After-school clubs are provided by a combination of staff and external companies. A small fee is charged for some clubs. However, pupils who are entitled to free school meals (and therefore where school receives pupil premium) can attend clubs free. Clubs for sports and other physical activity have a nominal fee and are subsidised by our PE and Sport Premium, providing an affordable way for children to learn new skills and keep active outside the school day. Contact the office staff for details on what clubs are available – it’s best to find out towards the end of each term so you know the full menu of options. The after-school clubs ‘menu’ changes each term and is based on pupil and parent/carer feedback. Provided there’s enough take-up, the clubs will run. Here’s a selection of clubs we’ve offered:
- martial arts
- love of reading
- Mad Science
- wake up, shake up
- school football club
- arty activities
- football (outside company)
- create club
As well as clubs after-school, look out for other occasional clubs. Lunch-time clubs are also popular. From 2014-15, breakfast clubs are available on an ‘invitation’ basis, offering extra learning support; this is funded by pupil premium money.
Does your child attend an after-school club elsewhere?
It’s important that you check that any sports club or activity that your child attends has your child’s safety as its priority. Even if the club seems professional, there are four key questions that you should ask to make sure that they have all the necessary safeguarding measures in place:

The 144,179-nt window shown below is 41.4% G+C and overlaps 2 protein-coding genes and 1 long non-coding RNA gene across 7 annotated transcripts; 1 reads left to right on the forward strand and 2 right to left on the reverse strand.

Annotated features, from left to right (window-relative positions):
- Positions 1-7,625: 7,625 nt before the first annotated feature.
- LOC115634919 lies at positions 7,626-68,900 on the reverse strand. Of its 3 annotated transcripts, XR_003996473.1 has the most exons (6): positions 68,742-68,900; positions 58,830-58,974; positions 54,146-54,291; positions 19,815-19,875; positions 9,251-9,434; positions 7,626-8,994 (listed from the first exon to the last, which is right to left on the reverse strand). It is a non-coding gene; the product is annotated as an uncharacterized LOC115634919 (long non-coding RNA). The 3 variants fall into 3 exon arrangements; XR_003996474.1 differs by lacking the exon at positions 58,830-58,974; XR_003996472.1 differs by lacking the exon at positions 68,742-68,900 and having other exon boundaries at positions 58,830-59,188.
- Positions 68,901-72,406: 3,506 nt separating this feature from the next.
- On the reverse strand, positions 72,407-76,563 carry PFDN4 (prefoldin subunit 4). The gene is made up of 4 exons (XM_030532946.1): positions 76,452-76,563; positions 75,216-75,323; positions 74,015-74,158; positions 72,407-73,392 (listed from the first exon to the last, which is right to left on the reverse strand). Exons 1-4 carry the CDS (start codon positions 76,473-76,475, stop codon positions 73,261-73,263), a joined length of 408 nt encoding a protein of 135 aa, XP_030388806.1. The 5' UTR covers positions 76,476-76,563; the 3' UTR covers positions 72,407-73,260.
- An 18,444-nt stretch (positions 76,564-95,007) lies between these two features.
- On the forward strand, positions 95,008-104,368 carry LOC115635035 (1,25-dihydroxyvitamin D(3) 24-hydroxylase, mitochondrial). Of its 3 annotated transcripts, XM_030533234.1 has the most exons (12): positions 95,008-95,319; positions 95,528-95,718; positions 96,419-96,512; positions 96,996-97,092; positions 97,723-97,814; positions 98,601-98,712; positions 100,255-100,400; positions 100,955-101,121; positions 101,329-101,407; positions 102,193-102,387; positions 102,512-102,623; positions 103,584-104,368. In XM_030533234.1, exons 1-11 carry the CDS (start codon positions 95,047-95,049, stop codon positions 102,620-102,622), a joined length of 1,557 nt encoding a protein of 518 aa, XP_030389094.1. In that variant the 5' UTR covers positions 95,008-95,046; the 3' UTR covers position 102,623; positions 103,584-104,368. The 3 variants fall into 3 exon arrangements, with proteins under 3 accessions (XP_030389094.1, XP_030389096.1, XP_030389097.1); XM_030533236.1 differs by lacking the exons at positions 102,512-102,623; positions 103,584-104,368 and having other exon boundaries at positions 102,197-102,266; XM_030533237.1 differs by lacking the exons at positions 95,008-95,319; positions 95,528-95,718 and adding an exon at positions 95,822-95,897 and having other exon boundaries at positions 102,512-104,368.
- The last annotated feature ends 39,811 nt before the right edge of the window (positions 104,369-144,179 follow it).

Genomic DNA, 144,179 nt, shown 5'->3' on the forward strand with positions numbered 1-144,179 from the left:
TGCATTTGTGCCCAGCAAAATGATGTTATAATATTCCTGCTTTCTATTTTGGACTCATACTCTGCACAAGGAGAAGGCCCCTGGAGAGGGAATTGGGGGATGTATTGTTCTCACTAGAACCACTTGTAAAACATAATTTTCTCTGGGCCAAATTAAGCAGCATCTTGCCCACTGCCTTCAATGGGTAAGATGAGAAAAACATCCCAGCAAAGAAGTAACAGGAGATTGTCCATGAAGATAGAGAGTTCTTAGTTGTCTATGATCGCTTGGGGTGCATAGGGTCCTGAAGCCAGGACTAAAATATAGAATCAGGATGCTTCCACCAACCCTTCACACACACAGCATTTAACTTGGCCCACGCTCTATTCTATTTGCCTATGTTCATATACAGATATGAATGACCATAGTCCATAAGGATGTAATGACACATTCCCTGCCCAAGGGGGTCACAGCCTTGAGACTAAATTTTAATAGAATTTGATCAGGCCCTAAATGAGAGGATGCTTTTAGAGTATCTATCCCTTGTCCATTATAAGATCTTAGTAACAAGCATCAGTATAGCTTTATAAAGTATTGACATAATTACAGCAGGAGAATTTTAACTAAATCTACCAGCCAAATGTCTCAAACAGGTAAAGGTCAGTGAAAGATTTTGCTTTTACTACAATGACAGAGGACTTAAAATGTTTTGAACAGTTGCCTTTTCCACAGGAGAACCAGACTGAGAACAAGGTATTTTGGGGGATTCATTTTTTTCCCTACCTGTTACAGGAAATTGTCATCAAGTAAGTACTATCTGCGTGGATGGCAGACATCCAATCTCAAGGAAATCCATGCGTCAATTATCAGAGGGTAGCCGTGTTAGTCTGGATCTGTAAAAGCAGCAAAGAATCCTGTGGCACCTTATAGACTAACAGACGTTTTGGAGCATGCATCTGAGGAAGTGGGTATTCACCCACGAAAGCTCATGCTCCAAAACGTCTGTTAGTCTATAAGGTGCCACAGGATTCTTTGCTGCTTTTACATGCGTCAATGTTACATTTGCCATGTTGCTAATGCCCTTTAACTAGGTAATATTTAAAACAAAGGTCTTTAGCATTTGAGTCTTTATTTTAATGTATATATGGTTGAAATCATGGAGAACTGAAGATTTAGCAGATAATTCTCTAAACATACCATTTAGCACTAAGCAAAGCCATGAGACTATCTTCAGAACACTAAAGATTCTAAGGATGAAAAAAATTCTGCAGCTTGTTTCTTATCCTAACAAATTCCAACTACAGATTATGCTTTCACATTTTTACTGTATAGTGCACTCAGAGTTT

1. Can I see your safeguarding policy?
A good organisation or club should have up-to-date safeguarding procedures in place and be happy to show you copies.
2. Who is your Welfare Officer?
The club should have a designated Welfare Officer who is responsible for dealing with any safeguarding concerns that may arise.
3. Do you follow safer recruitment procedures?
Every organisation providing sporting activities to young people must ensure they have the correct recruitment processes in place which includes interviews, references and have undertaken the appropriate police checks for their volunteers and staff.
4. How do you promote the welfare of children and young people?
The club should be able to demonstrate how they actively promote safeguarding. This includes listening and responding to the views of children and young people.
Don’t be afraid to question. A good and professional organisation will already have procedures in place and will welcome the chance to demonstrate that they are providing a safe environment for your child. Further guidance on safeguarding in sports.